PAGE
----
July 2017 Blog Carnival – Conflicts in Dark Worlds and Genres

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Welcome back, gamers!  I usually homebrew stuff and this is a complete change of pace for me.  That said, I’ve been meaning to write pieces examining things within games in addition to homebrew.  As it is, I’ve branched out with gaming recaps and those seem to reach some sort of audience, so I’ll continue to experiment.  That said, homebrewing is still my prime focus.

Back on topic, last time I opened up the carnival by looking at why I think people like darker genres and topics in their games!  Today’s post is deeper focus on dark settings in regards to conflict; whether it’s problems from society, the self, the environment or even forces beyond our control.  One can’t have a darker story without extreme conflict, to the point it’s usually quite oppressive, or repressive in some cases.  Sure, there are more examples than what I’m talking about, but I could go on and on about that.  Also, I like rambling some anecdotes about old games I’ve played it, because I really love sharing gaming stories with everyone when I get the chance!

Author’s Note: I know, it’s a change of pace.  Like I said, I’m not abandoning homebrewing.  I promise.  Also, this one is a little more mature oriented than other posts, touching upon rougher subjects.

Continue reading “July 2017 Blog Carnival – Conflicts in Dark Worlds and Genres”

July 2017 RPG Blog Carnival: Doomsdays & Dystopias (Dark Genres and Settings)

Abandoned Environment Concept tutorial by maciejkuciara

While I enjoy tons of heroic settings with noble characters ensuring good in the world, I’ve always loved truly grim and dour settings.  I speak of worlds that fit the “GRIMDARK” moniker that’s been affectionately used.  For those who don’t get the reference, it refers to Games Workshop’s Warhammer 40K tagline, which states that “In the grim darkness of the far future, there is only war!”  I’m speaking of places blighted by impossible evils, dystopias where any sort of righteousness and passion is repressed, a sinister universe that is out to destroy you, nuked out wastelands where the remains of society struggle to continue or scrap the last bits of the old ones… but you get the point.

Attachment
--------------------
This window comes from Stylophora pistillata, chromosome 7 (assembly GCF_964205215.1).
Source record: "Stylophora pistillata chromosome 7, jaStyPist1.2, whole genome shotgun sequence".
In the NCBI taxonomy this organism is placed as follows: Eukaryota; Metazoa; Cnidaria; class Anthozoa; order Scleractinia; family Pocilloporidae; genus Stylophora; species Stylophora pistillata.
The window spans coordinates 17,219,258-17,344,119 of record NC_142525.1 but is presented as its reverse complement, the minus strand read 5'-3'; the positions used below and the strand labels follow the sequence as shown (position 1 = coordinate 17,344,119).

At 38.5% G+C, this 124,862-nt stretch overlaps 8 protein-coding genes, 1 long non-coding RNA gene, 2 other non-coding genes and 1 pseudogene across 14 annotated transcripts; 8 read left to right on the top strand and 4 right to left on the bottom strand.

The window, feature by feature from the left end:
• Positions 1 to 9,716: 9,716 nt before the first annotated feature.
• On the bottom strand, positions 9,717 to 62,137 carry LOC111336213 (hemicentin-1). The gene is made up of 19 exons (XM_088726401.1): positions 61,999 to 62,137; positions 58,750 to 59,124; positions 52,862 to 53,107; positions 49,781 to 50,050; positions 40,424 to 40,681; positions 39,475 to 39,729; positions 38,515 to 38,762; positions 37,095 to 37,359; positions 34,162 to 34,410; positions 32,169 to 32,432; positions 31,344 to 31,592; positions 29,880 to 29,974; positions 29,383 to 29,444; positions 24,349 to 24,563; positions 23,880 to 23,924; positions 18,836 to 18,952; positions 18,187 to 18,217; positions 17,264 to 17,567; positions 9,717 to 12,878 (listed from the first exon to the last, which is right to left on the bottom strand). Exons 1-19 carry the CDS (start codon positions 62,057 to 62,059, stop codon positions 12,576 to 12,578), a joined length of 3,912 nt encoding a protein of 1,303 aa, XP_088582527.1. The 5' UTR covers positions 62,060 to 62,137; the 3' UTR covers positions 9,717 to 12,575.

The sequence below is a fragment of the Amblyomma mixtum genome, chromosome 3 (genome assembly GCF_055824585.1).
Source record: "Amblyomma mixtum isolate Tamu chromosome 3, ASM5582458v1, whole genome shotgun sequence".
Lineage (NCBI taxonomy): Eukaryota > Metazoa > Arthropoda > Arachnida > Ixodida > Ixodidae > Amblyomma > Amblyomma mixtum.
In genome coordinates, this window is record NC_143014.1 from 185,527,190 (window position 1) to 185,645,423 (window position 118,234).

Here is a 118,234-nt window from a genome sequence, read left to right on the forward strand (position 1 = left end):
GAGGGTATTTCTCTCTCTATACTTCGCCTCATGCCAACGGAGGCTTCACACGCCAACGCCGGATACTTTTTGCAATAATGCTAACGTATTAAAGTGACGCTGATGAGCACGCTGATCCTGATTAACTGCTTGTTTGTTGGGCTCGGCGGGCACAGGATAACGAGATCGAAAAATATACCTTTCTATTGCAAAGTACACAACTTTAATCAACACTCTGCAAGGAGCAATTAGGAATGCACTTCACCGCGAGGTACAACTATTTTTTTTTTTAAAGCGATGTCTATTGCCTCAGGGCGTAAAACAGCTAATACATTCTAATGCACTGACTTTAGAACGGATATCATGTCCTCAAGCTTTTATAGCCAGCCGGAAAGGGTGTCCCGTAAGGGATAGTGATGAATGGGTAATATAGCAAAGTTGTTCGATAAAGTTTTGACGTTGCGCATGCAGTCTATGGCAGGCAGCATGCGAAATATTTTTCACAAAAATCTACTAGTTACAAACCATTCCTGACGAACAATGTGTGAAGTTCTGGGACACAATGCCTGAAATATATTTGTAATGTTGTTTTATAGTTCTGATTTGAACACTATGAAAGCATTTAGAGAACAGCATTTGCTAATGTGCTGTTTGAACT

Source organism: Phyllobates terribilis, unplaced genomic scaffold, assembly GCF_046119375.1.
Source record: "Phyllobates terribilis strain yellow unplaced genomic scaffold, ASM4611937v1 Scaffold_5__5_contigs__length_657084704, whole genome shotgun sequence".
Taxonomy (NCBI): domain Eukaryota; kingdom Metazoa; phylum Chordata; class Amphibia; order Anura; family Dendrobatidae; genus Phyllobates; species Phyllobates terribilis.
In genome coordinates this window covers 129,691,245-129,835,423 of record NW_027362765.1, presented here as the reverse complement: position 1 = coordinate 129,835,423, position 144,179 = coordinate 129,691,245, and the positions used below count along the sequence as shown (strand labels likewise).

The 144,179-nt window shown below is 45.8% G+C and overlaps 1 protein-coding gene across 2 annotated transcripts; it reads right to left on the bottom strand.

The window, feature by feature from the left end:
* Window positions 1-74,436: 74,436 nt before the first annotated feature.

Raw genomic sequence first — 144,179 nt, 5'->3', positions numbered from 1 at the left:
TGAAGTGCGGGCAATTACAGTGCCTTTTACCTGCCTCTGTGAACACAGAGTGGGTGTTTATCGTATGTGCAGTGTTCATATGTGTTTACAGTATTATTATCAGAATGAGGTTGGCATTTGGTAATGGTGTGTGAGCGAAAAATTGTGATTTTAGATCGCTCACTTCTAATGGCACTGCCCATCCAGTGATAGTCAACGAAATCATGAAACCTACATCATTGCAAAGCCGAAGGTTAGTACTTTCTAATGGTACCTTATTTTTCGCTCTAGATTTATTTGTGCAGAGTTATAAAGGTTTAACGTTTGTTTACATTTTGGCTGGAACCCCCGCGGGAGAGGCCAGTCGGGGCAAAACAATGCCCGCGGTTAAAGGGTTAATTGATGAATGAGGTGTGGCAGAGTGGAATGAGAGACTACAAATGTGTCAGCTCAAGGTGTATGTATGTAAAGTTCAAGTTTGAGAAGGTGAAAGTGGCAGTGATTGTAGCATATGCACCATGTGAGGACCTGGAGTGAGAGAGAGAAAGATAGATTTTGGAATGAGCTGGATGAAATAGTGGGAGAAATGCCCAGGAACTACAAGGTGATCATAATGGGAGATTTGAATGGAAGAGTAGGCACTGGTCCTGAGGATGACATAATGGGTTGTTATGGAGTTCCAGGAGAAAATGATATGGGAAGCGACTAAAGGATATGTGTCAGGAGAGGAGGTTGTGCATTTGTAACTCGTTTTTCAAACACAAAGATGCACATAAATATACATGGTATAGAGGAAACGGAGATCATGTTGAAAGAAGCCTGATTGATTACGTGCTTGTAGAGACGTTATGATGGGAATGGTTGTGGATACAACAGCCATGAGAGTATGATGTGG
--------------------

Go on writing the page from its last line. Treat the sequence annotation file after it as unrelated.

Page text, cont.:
So, why is my theme essentially “dark settings and dark themes”?  Sounds depressing, I know.  After all, spending too much time in an overly dark and oppressive world can wear one down, right?  Not exactly!  There are many reasons why dark settings are truly fascinating.  Before I turn the carnival over to you, let’s take a look at why starker settings can be awesome.  (Or if you prefer, skip down to the bold text.)

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MAY BLOG CARNIVAL – Spiritualist Sorcerer and Exorcist Background

Image result for Pathfinder spiritualist

One might wonder, what is the power of a spiritualist?  It’s very much laid out in their name, someone who works with the spirits of the deceased.  Such sorcerers are fabled for calming angry spirits who lacked desire to move on to the after life.  In some instances, they have found ways to harness the spirits, whether out of mutual pact or magical extortion.

For most of your life, you have felt a connection with spirits.  Over time, you tried to develop talents to reach out to the realms beyond.  While not a bloodline in its own right, you have been touched by the nether realms, planar domains where souls travel upon death.  Harnessing your talent, you are more than capable of communing with spirits either through seance or through a known spell.

However, conjuring and working with spirits is often taboo, and is such practiced in secret.  While some may hear of you and seek you out for counsel when dealing with the dead, others might see you as a second rate necromancer.  Some orders have even formed within various religious organizations as exorcists, while others revel in individual freedom when dealing with the shadows beyond our world.

Author’s Notes:  I’m back with Blog Carnival content once more!  This time, I thought I’d dabble into the Occult theme by making a Spiritualist based circle for the Sorcerer.  While other classes also felt like good picks, this felt like the quickest match for me.  So, let’s speak with the dearly departed as we explore the Nether World with the Spiritualist.  And as a bonus, have a background on exorcism.